The Ca2+ pump of the sarcoplasmic reticulum, which comprises 80% of the protein in that membrane, consists of a single polypeptide (Mr ~ 100,000) that spans the membrane ten times and has three cytoplas-mic domains formed by loops that connect the transmembrane helices (Fig. 11-38). The two Ca2+-binding sites are located near the middle of the membrane bi-

layer, 40 to 50 A from the phosphorylated Asp residue characteristic of all P-type ATPases, so the effects of Asp phosphorylation are not direct. They must be mediated by conformational changes that alter the affinity for Ca2+ and open a path for Ca2+ release on the lu-menal side of the membrane.

The amino acid sequences of the SERCA pumps and the Na+K+ ATPase share 30% identity and 65% sequence similarity, and their topology relative to the membrane is also the same. Thus it seems likely that the Na+K+ ATPase structure is similar to that of the SERCA pumps and that all P-type ATPase transporters share the same basic structure.

F-Type ATPases Are Reversible, ATP-Driven Proton Pumps

The F-type ATPase active transporters play a central role in energy-conserving reactions in mitochondria, bacteria, and chloroplasts; we discuss that role in detail in our description of oxidative phosphorylation and pho-tophosphorylation in Chapter 19. The F-type ATPases catalyze the uphill transmembrane passage of protons driven by ATP hydrolysis ("F-type" originated in the identification of these ATPases as energy-coupling factors). The Fo integral membrane protein complex (Fig. 11-39; subscript o denoting its inhibition by the drug oligomycin) provides a transmembrane pore for protons, and the peripheral protein F1 (subscript 1 indicating that it was the first of several factors isolated from mitochondria) is a molecular machine that uses the energy

Type Atpases

FIGURE 11-39 Structure of the F^ ATPase/ATP synthase. F-type ATPases have a peripheral domain, F1, consisting of three a subunits, three ft subunits, one 8 subunit (purple), and a central shaft (the y subunit, green). The integral portion of F-type ATPases, Fo (yellow), has multiple copies of c, one a, and two b subunits. Fo provides a transmembrane channel through which about four protons are pumped (red arrows) for each ATP hydrolyzed on the ft subunits of F1. The remarkable mechanism by which these two events are coupled is described in detail in Chapter 19. It involves rotation of Fo relative to F1 (black arrow). The structures of VoV1 and AoA1 are essentially similar to that of FoF1, and the mechanisms are probably similar, too.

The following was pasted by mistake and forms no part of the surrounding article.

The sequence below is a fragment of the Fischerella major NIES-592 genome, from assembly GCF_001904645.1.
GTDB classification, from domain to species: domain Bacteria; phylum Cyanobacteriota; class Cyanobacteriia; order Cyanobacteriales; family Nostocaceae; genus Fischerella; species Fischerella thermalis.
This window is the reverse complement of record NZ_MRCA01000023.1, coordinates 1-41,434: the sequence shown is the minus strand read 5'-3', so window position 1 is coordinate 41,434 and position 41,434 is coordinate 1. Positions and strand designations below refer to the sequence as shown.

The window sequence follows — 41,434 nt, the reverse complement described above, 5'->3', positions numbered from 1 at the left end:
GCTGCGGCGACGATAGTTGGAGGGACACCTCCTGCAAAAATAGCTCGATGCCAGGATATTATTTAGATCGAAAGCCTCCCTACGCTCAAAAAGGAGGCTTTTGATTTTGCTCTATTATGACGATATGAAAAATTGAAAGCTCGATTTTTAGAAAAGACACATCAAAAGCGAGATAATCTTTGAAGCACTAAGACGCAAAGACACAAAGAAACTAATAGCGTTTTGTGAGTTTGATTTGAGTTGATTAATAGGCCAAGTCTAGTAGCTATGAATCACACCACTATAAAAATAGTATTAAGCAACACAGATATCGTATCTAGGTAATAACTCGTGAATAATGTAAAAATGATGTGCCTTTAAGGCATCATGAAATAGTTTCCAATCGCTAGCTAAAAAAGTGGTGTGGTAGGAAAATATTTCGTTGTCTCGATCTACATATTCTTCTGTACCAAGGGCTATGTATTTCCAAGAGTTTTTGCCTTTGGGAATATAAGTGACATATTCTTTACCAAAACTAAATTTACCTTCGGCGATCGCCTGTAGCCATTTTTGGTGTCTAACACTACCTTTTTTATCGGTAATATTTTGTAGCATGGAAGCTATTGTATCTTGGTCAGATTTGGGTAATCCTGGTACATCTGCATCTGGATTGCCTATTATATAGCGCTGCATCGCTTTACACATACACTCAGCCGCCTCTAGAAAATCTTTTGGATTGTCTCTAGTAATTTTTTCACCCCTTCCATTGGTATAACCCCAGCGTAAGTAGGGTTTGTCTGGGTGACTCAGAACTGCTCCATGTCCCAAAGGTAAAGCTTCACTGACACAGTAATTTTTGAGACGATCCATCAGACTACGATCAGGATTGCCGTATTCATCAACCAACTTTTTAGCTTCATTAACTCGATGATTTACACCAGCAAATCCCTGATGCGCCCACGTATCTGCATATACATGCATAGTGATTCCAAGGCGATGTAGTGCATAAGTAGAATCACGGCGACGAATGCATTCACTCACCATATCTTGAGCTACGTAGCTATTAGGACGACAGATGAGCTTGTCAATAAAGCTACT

FIGURE 11-39 Structure of the F^ ATPase/ATP synthase. F-type ATPases have a peripheral domain, F1, consisting of three a subunits, three ft subunits, one 8 subunit (purple), and a central shaft (the y subunit, green). The integral portion of F-type ATPases, Fo (yellow), has multiple copies of c, one a, and two b subunits. Fo provides a transmembrane channel through which about four protons are pumped (red arrows) for each ATP hydrolyzed on the ft subunits of F1. The remarkable mechanism by which these two events are coupled is described in detail in Chapter 19. It involves rotation of Fo relative to F1 (black arrow). The structures of VoV1 and AoA1 are essentially similar to that of FoF1, and the mechanisms are probably similar, too.

Diabetes 2

Diabetes 2

Diabetes is a disease that affects the way your body uses food. Normally, your body converts sugars, starches and other foods into a form of sugar called glucose. Your body uses glucose for fuel. The cells receive the glucose through the bloodstream. They then use insulin a hormone made by the pancreas to absorb the glucose, convert it into energy, and either use it or store it for later use. Learn more...

Get My Free Ebook


Post a comment